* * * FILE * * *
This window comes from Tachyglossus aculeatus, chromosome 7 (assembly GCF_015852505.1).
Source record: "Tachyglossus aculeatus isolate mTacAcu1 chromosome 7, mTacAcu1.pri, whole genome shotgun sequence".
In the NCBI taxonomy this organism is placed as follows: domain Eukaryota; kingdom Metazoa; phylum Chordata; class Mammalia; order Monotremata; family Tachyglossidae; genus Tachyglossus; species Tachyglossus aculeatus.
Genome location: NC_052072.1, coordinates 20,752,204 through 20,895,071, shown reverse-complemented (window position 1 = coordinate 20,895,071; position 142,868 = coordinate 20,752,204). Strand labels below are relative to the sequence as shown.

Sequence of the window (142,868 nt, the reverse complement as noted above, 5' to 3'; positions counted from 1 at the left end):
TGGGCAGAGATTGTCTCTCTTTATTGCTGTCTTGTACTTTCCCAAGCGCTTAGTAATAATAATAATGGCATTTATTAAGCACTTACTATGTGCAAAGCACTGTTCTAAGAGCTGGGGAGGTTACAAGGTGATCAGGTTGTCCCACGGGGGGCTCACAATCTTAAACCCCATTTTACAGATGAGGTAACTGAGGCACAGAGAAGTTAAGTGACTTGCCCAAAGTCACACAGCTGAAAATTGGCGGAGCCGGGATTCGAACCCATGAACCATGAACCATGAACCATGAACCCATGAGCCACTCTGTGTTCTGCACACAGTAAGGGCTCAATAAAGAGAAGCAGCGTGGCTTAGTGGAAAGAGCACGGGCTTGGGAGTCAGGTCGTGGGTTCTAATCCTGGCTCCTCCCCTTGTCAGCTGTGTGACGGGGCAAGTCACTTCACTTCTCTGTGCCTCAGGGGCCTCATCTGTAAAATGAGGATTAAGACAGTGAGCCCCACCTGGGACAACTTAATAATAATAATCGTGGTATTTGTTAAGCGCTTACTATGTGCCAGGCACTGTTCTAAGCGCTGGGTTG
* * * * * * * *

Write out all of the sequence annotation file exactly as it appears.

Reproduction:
This window comes from Tachyglossus aculeatus, chromosome 7 (assembly GCF_015852505.1).
Source record: "Tachyglossus aculeatus isolate mTacAcu1 chromosome 7, mTacAcu1.pri, whole genome shotgun sequence".
In the NCBI taxonomy this organism is placed as follows: domain Eukaryota; kingdom Metazoa; phylum Chordata; class Mammalia; order Monotremata; family Tachyglossidae; genus Tachyglossus; species Tachyglossus aculeatus.
Genome location: NC_052072.1, coordinates 20,752,204 through 20,895,071, shown reverse-complemented (window position 1 = coordinate 20,895,071; position 142,868 = coordinate 20,752,204). Strand labels below are relative to the sequence as shown.

Sequence of the window (142,868 nt, the reverse complement as noted above, 5' to 3'; positions counted from 1 at the left end):
TGGGCAGAGATTGTCTCTCTTTATTGCTGTCTTGTACTTTCCCAAGCGCTTAGTAATAATAATAATGGCATTTATTAAGCACTTACTATGTGCAAAGCACTGTTCTAAGAGCTGGGGAGGTTACAAGGTGATCAGGTTGTCCCACGGGGGGCTCACAATCTTAAACCCCATTTTACAGATGAGGTAACTGAGGCACAGAGAAGTTAAGTGACTTGCCCAAAGTCACACAGCTGAAAATTGGCGGAGCCGGGATTCGAACCCATGAACCATGAACCATGAACCATGAACCCATGAGCCACTCTGTGTTCTGCACACAGTAAGGGCTCAATAAAGAGAAGCAGCGTGGCTTAGTGGAAAGAGCACGGGCTTGGGAGTCAGGTCGTGGGTTCTAATCCTGGCTCCTCCCCTTGTCAGCTGTGTGACGGGGCAAGTCACTTCACTTCTCTGTGCCTCAGGGGCCTCATCTGTAAAATGAGGATTAAGACAGTGAGCCCCACCTGGGACAACTTAATAATAATAATCGTGGTATTTGTTAAGCGCTTACTATGTGCCAGGCACTGTTCTAAGCGCTGGGTTG